Are you a helicopter boss?

I knew this day would come but I have to say I wasn’t fully prepared for it.

Yesterday, Anna had her 1st day of Kindergarten!!

Matt and I decided together that she would ride the bus from the start and Anna was so excited! The bus stop is at the end of our driveway and all our neighbor’s kids were there to look out for her as well as teachers to meet her and get her to her class.

I on the other hand, was not so thrilled about the idea. I wanted to jump in my car and follow that bus, hold her hand as we walked to her classroom and make sure she got to her seat and made friends. Then maybe I’d just stay for a couple hours to be sure her teacher knows what she’s doing.

This is in stark contrast to my 1st day of school on which my mother sent me to walk several blocks to school with some older kids…in Los Angeles!! She swears she didn’t make me walk the 1st day but I distinctly remember it. 😉

It’s a good thing my husband has some sense because that teacher would have booted me out of the classroom so fast I wouldn’t know what hit me.  And I’m sure she would have put a little note in Anna’s record saying… ‘Mom-Helicopter Parent’ or ‘Mom-PITA.’  You know what that means…

So I’m wondering if you’ve ever been a ‘Helicopter Dentist’ or a ‘Helicopter Office Manager’ or if you’ve ever worked for such individuals? It’s hard to let go of your ‘baby’.  But sometimes you just have to do it because it’s for their own good.

This week’s article is about letting go and letting your team do what they know to do…

Stay Inspired,
Rachel

Let Go and Let Them

Have you ever noticed that when you hover or micromanage your team, even less gets done? You’re all busy tripping over each other and it becomes a power struggle between you and your team.

I recently worked with a young dentist in Florida who was having this exact problem. He just couldn’t understand why his hygiene team wasn’t excited about their potential to create a powerful, productive, service-oriented department. He has tried and tried to tell them how to do it.  They knew he was in control and he wasn’t ready to let go of the reins long enough to give them room to “step up”.

Well, with the help of his PDA practice coach he realized it was time for him to step up as a strong leader and then step aside.  I coached him to set up very clear performance and service expectations for his hygiene team.   He created a system for them to create their own pay increase as related to the growth of the department and told them he would support them with whatever they need.

He also put in place a system to measure their performance and the hygienists present the numbers to him at the end of each month and share what they think went well and what they will work on improving next month. Now he’s done “telling” them what to do and what they’re doing wrong and they are coming up with solutions on their own.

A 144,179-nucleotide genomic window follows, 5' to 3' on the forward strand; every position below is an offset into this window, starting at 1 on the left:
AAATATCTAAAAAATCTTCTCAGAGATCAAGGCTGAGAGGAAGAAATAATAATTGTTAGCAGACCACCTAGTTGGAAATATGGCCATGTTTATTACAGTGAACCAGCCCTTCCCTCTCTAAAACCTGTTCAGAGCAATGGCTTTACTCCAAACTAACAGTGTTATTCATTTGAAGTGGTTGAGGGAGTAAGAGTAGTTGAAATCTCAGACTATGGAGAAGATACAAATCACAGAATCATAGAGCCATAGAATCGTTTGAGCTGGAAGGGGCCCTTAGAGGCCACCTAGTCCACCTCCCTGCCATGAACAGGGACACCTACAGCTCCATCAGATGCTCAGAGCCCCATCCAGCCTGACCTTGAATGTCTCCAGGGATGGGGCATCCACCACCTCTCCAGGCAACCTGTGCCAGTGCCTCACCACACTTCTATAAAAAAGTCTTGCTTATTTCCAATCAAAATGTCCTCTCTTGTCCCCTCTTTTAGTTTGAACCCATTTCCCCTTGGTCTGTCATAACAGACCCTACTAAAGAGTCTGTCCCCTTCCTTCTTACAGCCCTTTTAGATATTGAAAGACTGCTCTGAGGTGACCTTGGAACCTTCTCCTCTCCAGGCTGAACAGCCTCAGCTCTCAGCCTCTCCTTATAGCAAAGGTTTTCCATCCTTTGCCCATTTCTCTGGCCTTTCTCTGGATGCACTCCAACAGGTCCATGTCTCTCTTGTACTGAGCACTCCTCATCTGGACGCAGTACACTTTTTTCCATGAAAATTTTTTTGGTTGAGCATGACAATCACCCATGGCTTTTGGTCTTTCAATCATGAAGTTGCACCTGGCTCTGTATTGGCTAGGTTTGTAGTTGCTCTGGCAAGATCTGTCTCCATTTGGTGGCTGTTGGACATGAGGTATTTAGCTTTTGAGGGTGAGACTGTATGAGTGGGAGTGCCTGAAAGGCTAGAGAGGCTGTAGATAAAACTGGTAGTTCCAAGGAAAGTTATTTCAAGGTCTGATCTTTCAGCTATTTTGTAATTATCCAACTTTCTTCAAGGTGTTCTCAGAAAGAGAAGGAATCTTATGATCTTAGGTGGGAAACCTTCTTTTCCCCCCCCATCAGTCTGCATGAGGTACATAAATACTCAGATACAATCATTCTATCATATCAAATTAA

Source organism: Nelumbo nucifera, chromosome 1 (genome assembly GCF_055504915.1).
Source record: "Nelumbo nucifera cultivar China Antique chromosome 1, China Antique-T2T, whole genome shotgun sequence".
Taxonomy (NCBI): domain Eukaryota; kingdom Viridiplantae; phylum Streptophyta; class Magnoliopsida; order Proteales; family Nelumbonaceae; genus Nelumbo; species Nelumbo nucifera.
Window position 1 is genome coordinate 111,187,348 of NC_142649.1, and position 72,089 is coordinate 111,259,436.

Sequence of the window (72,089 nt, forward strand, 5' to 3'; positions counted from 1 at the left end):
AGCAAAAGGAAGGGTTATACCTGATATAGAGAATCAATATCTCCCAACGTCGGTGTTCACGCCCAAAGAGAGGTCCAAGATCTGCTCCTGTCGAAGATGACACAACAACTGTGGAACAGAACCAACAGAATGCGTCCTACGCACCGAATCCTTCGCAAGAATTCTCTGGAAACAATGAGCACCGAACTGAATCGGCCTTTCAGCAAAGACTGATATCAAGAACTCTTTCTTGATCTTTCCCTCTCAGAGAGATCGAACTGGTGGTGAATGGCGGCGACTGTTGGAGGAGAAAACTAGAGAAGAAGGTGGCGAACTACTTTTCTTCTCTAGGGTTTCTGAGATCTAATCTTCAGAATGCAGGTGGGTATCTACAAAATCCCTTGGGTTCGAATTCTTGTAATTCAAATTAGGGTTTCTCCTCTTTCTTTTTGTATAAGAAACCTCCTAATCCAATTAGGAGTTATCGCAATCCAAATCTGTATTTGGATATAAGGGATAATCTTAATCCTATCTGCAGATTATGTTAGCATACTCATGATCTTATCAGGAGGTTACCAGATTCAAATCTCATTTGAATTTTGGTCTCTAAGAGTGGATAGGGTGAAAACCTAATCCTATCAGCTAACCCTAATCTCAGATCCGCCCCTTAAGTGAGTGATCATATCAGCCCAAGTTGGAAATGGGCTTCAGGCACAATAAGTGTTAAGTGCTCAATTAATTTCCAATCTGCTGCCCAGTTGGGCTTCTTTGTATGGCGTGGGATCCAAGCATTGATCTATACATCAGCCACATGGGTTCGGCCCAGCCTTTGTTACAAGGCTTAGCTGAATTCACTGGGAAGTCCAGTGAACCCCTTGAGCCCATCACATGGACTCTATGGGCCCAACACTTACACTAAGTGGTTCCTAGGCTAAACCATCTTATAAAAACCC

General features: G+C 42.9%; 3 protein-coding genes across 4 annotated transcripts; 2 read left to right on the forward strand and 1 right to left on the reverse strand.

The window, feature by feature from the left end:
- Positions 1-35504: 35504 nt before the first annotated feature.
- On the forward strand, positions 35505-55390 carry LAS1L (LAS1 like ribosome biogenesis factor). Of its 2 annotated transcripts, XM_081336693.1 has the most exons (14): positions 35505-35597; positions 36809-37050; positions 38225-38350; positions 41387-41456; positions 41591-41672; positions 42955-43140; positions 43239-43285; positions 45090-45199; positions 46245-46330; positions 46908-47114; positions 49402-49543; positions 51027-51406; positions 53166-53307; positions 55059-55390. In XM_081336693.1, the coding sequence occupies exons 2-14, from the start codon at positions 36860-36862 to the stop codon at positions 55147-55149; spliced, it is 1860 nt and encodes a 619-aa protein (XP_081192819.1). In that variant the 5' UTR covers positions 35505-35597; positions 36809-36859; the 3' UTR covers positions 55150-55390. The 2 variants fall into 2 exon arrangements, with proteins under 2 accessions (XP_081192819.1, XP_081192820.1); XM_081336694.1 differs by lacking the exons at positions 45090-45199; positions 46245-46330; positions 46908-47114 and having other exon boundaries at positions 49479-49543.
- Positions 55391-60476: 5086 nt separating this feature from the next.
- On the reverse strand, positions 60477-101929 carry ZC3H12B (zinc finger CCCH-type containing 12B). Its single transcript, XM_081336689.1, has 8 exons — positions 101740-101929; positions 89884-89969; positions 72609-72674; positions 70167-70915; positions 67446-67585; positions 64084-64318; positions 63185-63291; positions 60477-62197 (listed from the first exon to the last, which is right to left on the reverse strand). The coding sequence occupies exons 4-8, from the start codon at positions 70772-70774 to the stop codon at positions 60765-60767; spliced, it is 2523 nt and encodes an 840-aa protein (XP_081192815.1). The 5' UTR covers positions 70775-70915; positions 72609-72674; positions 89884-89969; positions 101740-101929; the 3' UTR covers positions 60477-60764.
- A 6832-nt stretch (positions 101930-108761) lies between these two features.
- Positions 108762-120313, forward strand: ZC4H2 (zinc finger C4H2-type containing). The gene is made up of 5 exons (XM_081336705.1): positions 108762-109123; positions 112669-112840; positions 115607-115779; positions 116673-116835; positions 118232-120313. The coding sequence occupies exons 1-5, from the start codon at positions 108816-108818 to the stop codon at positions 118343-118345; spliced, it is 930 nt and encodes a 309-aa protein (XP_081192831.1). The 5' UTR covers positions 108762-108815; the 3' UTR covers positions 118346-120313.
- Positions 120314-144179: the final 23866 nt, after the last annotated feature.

Here are a few things you can do to set expectations and let others step up:

  • Set up a monthly or quarterly hygiene department meeting to look at trends for growth or areas you need to work on
  • Develop a compensation plan that ensures an upside for both the practice and the team member
  • Use a service and productivity tracker that team members complete on a regular basis. What you measure will improve

And guess what? Those hygienists are really excited. They’re determined to grow hygiene and they have some skin in the game as motivation. Something to think about…

Have them at hello

Should we charge a cancellation fee?

How do we make effective confirmation calls?

Do we really have to follow this script word for word?

If you’ve ever asked yourself any of these questions (and be honest, we all have) then you’ll want to consider joining us for next week’s Hygiene Profits Mastermind tele-class.

I am so thrilled to be interviewing Katherine Eitel on the topic of phone skills and confirmation strategies.  Katherine has delivered her course ‘Have Them At Hello’ all across North America and we’re so lucky to have her give some specific strategies that you can implement right away.

Check out the details below.  And hey, there’s no long-term obligation with the Mastermind group.  We’re here to support you with great content and coaching.

Have them at hello!
Phone skills to increase productivity in your practice.

with special guest Katherine Eitel